“Hell, we have socialist heath care here in Canada, complete with mental health coverage for ‘assistance’ at night for the PICKUP TRUCK OIL HARVESTERS. We also have coats for the 90 degree below winter weather and shoe magnets to prevent mosquitoes from carrying American oil sand experts to their lairs as blood donors.”

The 5: “The actual surface footprint for bitumen recovery is relatively small,” says our resident oilfield geologist Byron King, who visited the ConocoPhillips facility near Fort McMurray in 2009.

“Most everything is done from gravel pads that sit on top of the native soil profile. From the gravel pads, the idea is to drill precise — within a few inches of target — directional wells. Far underground, the wells can drain many square miles with zero surface impact.”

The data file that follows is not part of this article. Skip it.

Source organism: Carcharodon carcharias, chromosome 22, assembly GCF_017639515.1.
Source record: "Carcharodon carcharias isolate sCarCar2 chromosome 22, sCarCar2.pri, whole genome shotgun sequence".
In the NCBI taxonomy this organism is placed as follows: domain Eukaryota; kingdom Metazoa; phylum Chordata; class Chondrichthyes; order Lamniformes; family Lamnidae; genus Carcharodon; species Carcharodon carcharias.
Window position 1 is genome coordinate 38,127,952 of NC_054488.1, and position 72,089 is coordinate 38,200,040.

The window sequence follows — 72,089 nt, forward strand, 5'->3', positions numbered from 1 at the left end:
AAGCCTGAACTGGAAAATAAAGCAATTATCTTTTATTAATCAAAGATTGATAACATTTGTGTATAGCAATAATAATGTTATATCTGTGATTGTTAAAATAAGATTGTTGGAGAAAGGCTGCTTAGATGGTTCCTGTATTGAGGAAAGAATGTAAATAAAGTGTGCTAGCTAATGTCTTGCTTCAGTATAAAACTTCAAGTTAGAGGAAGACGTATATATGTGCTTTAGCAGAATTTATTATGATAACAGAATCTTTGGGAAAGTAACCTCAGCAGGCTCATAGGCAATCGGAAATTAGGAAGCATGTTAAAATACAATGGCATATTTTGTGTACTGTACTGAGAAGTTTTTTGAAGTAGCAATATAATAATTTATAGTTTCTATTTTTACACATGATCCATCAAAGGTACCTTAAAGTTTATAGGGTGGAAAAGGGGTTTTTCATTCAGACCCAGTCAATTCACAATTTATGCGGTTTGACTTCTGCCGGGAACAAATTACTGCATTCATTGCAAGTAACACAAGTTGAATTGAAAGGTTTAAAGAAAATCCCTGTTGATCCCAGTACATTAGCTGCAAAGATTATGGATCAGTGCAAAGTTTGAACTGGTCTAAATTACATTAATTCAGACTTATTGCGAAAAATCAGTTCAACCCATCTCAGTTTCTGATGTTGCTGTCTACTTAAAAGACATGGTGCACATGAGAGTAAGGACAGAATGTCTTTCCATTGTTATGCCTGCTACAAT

“Bottom line is that the surface disturbance is minimal and relatively ‘light’ even where operations do occur. Many years from now, when the wells are played out, the future operators will seal up the wells, remove the surface equipment, undig the gravel and restore the land to the original state. It’s a well-understood process, with existing projects that show great success.”

“Meanwhile, water usage for oil sands operations is based on cleaning up brackish water from deep aquifers. This water would never have any other use on the surface, even if it somehow or another made its way there. Once the process water goes into circulation as steam, it’s a valuable commodity, and the idea is to recycle it as many times as possible.”

“The dirty-looking ponds that you often see in anti-oil propaganda,” he adds, “are legacy operations from the 1970s.”

   “I think the rubber will hit the road in a few months with general-obligation muni bonds,” writes a reader after yesterday’s issue, “when Detroit wants to go bankrupt….”

“Then, investors may find out the emperor has no clothes. They may find out the hard way that you cannot squeeze blood out of a turnip. JP Morgan knows that if they don’t fight this Jefferson County deal, it could change the muni market dramatically for a long time.”